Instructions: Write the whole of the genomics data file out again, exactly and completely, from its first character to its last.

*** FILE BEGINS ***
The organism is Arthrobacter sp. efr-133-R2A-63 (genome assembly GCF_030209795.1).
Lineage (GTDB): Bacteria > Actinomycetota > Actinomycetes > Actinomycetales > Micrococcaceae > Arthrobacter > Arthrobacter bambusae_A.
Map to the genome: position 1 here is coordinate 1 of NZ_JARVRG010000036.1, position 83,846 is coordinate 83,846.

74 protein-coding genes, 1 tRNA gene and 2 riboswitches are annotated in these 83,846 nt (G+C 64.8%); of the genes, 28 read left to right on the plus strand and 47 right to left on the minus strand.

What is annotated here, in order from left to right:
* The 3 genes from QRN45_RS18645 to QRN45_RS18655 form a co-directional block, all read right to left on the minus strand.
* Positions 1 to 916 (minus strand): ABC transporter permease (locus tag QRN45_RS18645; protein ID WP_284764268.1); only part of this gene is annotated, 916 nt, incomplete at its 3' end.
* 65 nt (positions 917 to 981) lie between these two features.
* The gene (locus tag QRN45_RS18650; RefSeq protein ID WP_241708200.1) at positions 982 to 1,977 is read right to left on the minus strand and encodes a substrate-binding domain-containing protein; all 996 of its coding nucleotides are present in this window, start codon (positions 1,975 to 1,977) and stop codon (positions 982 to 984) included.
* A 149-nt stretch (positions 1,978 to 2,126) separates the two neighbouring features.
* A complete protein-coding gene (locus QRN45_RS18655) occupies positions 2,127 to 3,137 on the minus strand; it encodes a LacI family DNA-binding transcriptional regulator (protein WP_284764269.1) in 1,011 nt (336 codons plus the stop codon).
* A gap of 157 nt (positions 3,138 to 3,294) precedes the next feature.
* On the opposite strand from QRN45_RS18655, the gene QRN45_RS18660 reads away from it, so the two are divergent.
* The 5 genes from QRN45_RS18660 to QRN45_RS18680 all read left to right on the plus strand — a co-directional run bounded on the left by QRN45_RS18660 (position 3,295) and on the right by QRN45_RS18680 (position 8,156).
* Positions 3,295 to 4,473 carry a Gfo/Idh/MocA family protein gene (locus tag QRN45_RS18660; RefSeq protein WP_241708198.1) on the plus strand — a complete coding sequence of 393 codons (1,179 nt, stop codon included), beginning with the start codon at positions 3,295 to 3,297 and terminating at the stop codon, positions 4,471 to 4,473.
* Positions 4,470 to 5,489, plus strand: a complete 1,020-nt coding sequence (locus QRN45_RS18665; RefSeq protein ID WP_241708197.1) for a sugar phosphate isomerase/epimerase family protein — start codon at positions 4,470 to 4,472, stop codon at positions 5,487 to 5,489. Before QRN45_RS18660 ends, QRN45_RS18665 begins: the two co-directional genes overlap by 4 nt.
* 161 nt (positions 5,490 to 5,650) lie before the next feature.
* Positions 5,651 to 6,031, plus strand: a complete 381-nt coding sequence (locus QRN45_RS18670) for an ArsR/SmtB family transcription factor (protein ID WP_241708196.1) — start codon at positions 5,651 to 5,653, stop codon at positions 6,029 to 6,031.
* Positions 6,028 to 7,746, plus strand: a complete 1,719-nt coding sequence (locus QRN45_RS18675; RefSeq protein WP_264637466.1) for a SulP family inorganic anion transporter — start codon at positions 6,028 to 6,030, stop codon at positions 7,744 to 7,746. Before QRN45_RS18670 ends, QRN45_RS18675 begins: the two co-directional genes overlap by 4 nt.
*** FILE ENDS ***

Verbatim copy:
The organism is Arthrobacter sp. efr-133-R2A-63 (genome assembly GCF_030209795.1).
Lineage (GTDB): Bacteria > Actinomycetota > Actinomycetes > Actinomycetales > Micrococcaceae > Arthrobacter > Arthrobacter bambusae_A.
Map to the genome: position 1 here is coordinate 1 of NZ_JARVRG010000036.1, position 83,846 is coordinate 83,846.

74 protein-coding genes, 1 tRNA gene and 2 riboswitches are annotated in these 83,846 nt (G+C 64.8%); of the genes, 28 read left to right on the plus strand and 47 right to left on the minus strand.

What is annotated here, in order from left to right:
* The 3 genes from QRN45_RS18645 to QRN45_RS18655 form a co-directional block, all read right to left on the minus strand.
* Positions 1 to 916 (minus strand): ABC transporter permease (locus tag QRN45_RS18645; protein ID WP_284764268.1); only part of this gene is annotated, 916 nt, incomplete at its 3' end.
* 65 nt (positions 917 to 981) lie between these two features.
* The gene (locus tag QRN45_RS18650; RefSeq protein ID WP_241708200.1) at positions 982 to 1,977 is read right to left on the minus strand and encodes a substrate-binding domain-containing protein; all 996 of its coding nucleotides are present in this window, start codon (positions 1,975 to 1,977) and stop codon (positions 982 to 984) included.
* A 149-nt stretch (positions 1,978 to 2,126) separates the two neighbouring features.
* A complete protein-coding gene (locus QRN45_RS18655) occupies positions 2,127 to 3,137 on the minus strand; it encodes a LacI family DNA-binding transcriptional regulator (protein WP_284764269.1) in 1,011 nt (336 codons plus the stop codon).
* A gap of 157 nt (positions 3,138 to 3,294) precedes the next feature.
* On the opposite strand from QRN45_RS18655, the gene QRN45_RS18660 reads away from it, so the two are divergent.
* The 5 genes from QRN45_RS18660 to QRN45_RS18680 all read left to right on the plus strand — a co-directional run bounded on the left by QRN45_RS18660 (position 3,295) and on the right by QRN45_RS18680 (position 8,156).
* Positions 3,295 to 4,473 carry a Gfo/Idh/MocA family protein gene (locus tag QRN45_RS18660; RefSeq protein WP_241708198.1) on the plus strand — a complete coding sequence of 393 codons (1,179 nt, stop codon included), beginning with the start codon at positions 3,295 to 3,297 and terminating at the stop codon, positions 4,471 to 4,473.
* Positions 4,470 to 5,489, plus strand: a complete 1,020-nt coding sequence (locus QRN45_RS18665; RefSeq protein ID WP_241708197.1) for a sugar phosphate isomerase/epimerase family protein — start codon at positions 4,470 to 4,472, stop codon at positions 5,487 to 5,489. Before QRN45_RS18660 ends, QRN45_RS18665 begins: the two co-directional genes overlap by 4 nt.
* 161 nt (positions 5,490 to 5,650) lie before the next feature.
* Positions 5,651 to 6,031, plus strand: a complete 381-nt coding sequence (locus QRN45_RS18670) for an ArsR/SmtB family transcription factor (protein ID WP_241708196.1) — start codon at positions 5,651 to 5,653, stop codon at positions 6,029 to 6,031.
* Positions 6,028 to 7,746, plus strand: a complete 1,719-nt coding sequence (locus QRN45_RS18675; RefSeq protein WP_264637466.1) for a SulP family inorganic anion transporter — start codon at positions 6,028 to 6,030, stop codon at positions 7,744 to 7,746. Before QRN45_RS18670 ends, QRN45_RS18675 begins: the two co-directional genes overlap by 4 nt.